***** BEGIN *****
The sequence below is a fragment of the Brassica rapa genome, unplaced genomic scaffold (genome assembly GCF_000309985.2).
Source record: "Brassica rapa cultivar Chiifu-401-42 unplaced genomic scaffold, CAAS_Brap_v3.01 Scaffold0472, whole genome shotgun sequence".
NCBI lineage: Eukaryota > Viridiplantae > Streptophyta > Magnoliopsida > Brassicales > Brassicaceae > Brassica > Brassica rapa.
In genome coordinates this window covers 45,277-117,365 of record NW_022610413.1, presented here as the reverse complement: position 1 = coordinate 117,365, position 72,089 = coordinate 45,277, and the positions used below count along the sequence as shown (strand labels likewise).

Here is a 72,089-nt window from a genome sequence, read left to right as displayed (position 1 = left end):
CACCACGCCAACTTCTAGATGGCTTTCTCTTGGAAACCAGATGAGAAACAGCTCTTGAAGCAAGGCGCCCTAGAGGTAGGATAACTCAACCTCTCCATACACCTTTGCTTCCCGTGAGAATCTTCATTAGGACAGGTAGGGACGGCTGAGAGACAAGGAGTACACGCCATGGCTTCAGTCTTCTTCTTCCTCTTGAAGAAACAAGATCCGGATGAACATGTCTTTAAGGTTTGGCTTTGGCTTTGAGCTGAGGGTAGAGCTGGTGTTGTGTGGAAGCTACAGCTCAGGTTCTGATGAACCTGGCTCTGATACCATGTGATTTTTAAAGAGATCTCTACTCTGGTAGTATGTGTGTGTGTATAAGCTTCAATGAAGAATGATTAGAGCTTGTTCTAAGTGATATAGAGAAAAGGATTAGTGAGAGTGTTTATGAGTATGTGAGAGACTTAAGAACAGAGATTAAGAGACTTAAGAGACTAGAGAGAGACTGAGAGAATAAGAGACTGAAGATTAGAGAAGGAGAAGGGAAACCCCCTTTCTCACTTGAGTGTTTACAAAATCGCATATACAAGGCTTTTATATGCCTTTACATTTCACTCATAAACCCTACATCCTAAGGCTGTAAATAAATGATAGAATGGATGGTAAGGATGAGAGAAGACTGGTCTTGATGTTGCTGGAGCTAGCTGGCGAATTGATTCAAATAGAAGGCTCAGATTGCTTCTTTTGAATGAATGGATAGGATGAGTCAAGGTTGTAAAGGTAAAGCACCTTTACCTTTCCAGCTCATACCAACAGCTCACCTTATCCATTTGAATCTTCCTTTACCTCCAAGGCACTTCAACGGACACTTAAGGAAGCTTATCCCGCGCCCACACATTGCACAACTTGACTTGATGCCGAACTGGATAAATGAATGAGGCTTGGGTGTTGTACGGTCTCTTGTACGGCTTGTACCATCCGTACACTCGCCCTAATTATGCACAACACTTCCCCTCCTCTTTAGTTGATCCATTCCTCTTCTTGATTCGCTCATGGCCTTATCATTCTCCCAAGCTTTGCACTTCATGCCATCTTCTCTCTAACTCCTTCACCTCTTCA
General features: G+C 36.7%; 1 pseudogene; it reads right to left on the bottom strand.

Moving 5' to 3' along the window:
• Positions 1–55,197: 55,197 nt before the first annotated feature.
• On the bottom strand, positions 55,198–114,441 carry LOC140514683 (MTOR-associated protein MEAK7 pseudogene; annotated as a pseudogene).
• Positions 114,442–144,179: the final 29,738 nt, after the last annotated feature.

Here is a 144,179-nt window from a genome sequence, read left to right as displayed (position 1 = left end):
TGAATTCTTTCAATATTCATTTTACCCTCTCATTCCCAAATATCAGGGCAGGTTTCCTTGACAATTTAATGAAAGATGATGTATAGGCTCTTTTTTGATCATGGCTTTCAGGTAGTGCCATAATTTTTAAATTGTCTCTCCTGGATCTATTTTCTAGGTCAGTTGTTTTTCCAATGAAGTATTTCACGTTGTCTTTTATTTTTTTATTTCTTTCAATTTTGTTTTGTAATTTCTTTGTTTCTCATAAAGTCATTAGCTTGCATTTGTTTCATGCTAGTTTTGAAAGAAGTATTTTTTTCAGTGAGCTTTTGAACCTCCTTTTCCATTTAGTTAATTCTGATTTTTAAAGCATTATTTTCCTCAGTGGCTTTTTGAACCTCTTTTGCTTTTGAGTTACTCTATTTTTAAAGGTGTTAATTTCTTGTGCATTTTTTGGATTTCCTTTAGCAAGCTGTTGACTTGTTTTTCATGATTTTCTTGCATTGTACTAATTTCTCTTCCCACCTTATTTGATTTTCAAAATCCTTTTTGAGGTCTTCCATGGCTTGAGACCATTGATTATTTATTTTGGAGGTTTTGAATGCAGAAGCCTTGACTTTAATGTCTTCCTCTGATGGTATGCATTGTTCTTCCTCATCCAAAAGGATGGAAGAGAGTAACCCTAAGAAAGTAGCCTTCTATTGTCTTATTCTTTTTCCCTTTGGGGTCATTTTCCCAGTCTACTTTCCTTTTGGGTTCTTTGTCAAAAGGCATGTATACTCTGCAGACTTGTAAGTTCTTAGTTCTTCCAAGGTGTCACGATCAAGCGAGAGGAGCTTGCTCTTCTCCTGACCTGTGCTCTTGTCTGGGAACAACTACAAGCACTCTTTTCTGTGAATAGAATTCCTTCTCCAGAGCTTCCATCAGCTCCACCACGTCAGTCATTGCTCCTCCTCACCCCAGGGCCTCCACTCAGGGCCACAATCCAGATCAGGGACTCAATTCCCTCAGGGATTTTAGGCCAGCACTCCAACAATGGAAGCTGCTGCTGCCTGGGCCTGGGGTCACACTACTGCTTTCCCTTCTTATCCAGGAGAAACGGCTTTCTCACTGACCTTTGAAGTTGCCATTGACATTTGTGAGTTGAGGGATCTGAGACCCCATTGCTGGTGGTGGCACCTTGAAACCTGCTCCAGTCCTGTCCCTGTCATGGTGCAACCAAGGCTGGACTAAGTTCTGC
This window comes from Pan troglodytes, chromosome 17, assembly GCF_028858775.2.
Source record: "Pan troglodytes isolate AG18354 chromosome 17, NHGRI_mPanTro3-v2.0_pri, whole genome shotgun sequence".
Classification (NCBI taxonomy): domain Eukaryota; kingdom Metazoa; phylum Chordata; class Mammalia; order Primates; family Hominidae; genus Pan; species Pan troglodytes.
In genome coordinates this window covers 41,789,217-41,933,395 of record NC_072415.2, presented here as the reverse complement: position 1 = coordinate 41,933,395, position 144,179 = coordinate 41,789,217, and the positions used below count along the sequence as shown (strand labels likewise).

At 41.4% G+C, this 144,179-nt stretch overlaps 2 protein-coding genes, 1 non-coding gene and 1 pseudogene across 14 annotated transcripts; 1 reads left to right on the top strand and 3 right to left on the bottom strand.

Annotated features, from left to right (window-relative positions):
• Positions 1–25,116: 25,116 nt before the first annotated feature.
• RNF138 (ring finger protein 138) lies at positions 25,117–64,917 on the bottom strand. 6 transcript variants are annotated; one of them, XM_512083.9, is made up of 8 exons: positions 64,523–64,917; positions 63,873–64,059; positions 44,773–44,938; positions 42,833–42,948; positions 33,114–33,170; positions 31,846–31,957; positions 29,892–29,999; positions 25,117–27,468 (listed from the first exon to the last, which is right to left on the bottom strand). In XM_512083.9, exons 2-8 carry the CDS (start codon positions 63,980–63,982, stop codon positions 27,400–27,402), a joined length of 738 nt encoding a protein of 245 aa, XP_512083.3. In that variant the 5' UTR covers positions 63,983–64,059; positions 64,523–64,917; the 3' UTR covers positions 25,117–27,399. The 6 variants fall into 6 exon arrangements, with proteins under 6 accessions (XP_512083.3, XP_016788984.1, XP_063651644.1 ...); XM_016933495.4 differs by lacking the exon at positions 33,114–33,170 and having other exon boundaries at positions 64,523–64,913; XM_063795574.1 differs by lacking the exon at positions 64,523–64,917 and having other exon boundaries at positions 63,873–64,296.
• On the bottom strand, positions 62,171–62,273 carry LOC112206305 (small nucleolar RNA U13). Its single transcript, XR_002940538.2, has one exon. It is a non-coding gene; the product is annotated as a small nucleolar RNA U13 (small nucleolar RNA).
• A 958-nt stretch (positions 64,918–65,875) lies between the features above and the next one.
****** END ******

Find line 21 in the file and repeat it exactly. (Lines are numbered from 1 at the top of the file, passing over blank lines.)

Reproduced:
• RNF138 (ring finger protein 138) lies at positions 25,117–64,917 on the bottom strand. 6 transcript variants are annotated; one of them, XM_512083.9, is made up of 8 exons: positions 64,523–64,917; positions 63,873–64,059; positions 44,773–44,938; positions 42,833–42,948; positions 33,114–33,170; positions 31,846–31,957; positions 29,892–29,999; positions 25,117–27,468 (listed from the first exon to the last, which is right to left on the bottom strand). In XM_512083.9, exons 2-8 carry the CDS (start codon positions 63,980–63,982, stop codon positions 27,400–27,402), a joined length of 738 nt encoding a protein of 245 aa, XP_512083.3. In that variant the 5' UTR covers positions 63,983–64,059; positions 64,523–64,917; the 3' UTR covers positions 25,117–27,399. The 6 variants fall into 6 exon arrangements, with proteins under 6 accessions (XP_512083.3, XP_016788984.1, XP_063651644.1 ...); XM_016933495.4 differs by lacking the exon at positions 33,114–33,170 and having other exon boundaries at positions 64,523–64,913; XM_063795574.1 differs by lacking the exon at positions 64,523–64,917 and having other exon boundaries at positions 63,873–64,296.